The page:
A complete turnaround in its creative product, which rounded off what was an already impressive business story, rendered Agency Republic as the obvious choice for Campaign's Digital Agency of the Year award.
Beating Dare, the three-times title holder, was a tough job, but under the creative directorship of Andy Sandoz , who was appointed last year, the agency delivered ambitious campaigns across a wide range of clients and proved itself a worthy successor.
Agency Republic displayed a good understanding of how to take advantage of new online developments, such as social networking, and exploit the web's enormous potential as a branding medium. Rather than developing standalone ads or virals for boutique clients, Agency Republic has successfully carved out a position as an agency that develops integrated strategies aimed at solving business problems for big brands.
Added to an impeccable new-business and client retention record, and its impressive management line-up, the panel felt Agency Republic was unbeatable in 2006.
Among its highlights were campaigns for Baileys, Mercedes and Radio 1. For Diageo, it built a website that helped drinkers plan the perfect social event. It contained drinks recipes involving Baileys, which can be mixed on screen; there was even a virtual blender to mix them, controlled by the user's mouse.
Its work for Omnicom-aligned Mercedes proved that it is possible for a network-owned agency to take creative risks with big pieces of international business. Using the letters of the alphabet, the campaign highlights the attention to detail that goes into making its cars. It won a silver at the Campaign Digital Awards.
One of the agency's most acclaimed pieces of work this year was its Radio 1 "Musicubes" campaign. The work engages 15- to 25-year-olds by allowing them to demonstrate their musical tastes on sites such as MySpace.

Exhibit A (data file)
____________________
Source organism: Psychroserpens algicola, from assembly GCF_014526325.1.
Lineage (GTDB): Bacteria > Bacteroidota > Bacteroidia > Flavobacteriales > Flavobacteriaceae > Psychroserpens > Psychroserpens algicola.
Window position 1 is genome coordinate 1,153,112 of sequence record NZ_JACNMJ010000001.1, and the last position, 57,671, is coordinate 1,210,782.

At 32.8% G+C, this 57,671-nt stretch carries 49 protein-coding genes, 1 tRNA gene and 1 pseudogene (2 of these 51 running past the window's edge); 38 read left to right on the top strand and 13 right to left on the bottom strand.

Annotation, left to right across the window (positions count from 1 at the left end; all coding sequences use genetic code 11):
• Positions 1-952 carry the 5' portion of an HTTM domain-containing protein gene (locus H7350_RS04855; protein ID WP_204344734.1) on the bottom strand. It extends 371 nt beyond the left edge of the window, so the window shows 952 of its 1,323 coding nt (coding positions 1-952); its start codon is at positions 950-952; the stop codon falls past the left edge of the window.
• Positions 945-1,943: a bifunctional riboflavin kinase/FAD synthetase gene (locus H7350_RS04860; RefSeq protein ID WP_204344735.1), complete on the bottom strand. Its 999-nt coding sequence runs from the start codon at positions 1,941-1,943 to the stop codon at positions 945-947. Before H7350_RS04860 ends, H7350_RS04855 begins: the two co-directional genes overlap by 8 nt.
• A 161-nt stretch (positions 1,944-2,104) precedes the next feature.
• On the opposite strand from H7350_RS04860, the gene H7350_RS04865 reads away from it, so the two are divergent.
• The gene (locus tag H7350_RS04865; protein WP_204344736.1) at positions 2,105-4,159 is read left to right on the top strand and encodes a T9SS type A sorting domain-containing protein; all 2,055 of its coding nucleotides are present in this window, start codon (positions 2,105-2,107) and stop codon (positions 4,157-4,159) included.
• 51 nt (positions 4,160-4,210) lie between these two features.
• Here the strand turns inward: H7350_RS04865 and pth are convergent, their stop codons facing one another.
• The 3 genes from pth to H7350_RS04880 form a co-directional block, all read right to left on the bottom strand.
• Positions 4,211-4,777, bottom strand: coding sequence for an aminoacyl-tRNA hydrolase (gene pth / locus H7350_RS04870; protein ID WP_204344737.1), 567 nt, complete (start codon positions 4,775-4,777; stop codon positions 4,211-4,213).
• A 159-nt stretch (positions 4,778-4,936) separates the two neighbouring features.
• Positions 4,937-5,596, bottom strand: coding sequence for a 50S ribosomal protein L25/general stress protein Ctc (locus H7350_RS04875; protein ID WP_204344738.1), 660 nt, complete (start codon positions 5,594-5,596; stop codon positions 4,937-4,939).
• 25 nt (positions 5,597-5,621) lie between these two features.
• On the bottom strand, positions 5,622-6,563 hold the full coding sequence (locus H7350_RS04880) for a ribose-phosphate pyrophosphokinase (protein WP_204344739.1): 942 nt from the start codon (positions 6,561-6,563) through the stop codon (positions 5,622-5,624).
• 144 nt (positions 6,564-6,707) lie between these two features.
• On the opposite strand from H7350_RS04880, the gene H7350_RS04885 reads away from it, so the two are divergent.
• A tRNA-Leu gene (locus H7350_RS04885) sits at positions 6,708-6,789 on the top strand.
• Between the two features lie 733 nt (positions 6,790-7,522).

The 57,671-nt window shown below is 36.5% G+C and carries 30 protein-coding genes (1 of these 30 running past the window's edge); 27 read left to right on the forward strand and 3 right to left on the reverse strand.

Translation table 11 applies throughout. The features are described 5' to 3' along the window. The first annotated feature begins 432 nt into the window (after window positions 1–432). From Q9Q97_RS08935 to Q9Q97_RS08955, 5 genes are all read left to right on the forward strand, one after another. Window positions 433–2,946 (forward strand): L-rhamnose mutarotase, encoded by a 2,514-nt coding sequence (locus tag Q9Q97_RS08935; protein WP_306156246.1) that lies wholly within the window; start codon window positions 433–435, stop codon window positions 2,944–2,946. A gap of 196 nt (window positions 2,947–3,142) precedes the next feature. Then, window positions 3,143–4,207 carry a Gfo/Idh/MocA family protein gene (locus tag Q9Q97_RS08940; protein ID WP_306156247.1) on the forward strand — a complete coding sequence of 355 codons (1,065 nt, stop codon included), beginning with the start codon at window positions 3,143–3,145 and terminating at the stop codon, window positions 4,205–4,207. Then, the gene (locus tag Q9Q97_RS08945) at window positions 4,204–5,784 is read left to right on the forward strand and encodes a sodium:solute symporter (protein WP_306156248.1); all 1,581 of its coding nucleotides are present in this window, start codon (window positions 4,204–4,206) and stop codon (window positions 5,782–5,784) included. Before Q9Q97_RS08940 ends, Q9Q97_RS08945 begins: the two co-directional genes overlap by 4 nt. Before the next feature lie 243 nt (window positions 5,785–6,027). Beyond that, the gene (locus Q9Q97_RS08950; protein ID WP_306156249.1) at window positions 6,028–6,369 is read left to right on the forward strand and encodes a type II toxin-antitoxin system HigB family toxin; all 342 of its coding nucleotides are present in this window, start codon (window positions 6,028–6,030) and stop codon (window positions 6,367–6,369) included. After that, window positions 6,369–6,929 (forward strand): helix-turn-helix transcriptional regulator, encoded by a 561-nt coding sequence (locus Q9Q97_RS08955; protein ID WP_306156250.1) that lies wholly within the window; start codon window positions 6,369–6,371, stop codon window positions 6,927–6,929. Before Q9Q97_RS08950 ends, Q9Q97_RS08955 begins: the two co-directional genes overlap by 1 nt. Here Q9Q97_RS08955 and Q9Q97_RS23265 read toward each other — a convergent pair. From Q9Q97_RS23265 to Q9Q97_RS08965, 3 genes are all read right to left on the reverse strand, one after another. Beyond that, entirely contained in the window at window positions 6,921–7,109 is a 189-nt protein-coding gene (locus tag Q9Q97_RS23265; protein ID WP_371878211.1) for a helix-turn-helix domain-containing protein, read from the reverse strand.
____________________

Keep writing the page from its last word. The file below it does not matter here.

The strength of the work is attributable to Sandoz and the planning director, Patrick Griffith (bottom, second from right). Between them, they've made it their mission to produce eye-catching creative work for blue-chip clients. The husband-and-wife creative team, Gemma Butler and Gavin Gordon-Rogers, also deserve a mention for being responsible for many of its coveted campaigns, such as Radio 1, O2 and Mercedes.
However, the agency's ability is not limited to just the creative and planning departments, with much of its success attributable to unbeatable business nous. Its chief executive, Martin Brooks (bottom left), was made Campaign's Digital Achiever of the Year and
Jon Claydon its founder and chairman, is responsible for protecting Agency Republic's strong culture, despite its Omnicom ownership.
As a result of its strong line-up, and talent for developing industry-leading creatives, Agency Republic became the opponent its rivals dread in a pitch situation. It won the pitches for two of this year's most coveted brands: Nokia's global music initiative and MTV's online advertising account.
It also scooped one of two hotly contested digital places on Unilever's UK below-the-line roster, and has since netted briefs for Dove, Lynx and Impulse. In addition to its Radio 1 work, it was also awarded the online brief for BBC Mundo, BBC Worldwide's Spanish language service, in a pitch against fellow BBC roster agency Modem Media. It has benefited from its position in Zulu, Omnicom's below-the-line network led by Claydon and Brooks, winning a brief for the launch of Sony's PlayStation 3 console next year.
Momentum for success was good; in 2005 its turnover rose to £18.2 million from £11.2 million in 2004. Staff numbers also increased by 70 per cent to 80 people, and its planning department doubled in size in 2006.
The agency also broadened its business offer with the launch of Media Republic, whose clients include Blockbuster, BBC World Service, O2, Goodyear Dunlop Tyres and Royal Mail Group. Run by Martin Kelly, the media director, it strengthens Agency Republic's offering to clients, as well as attracting new ones.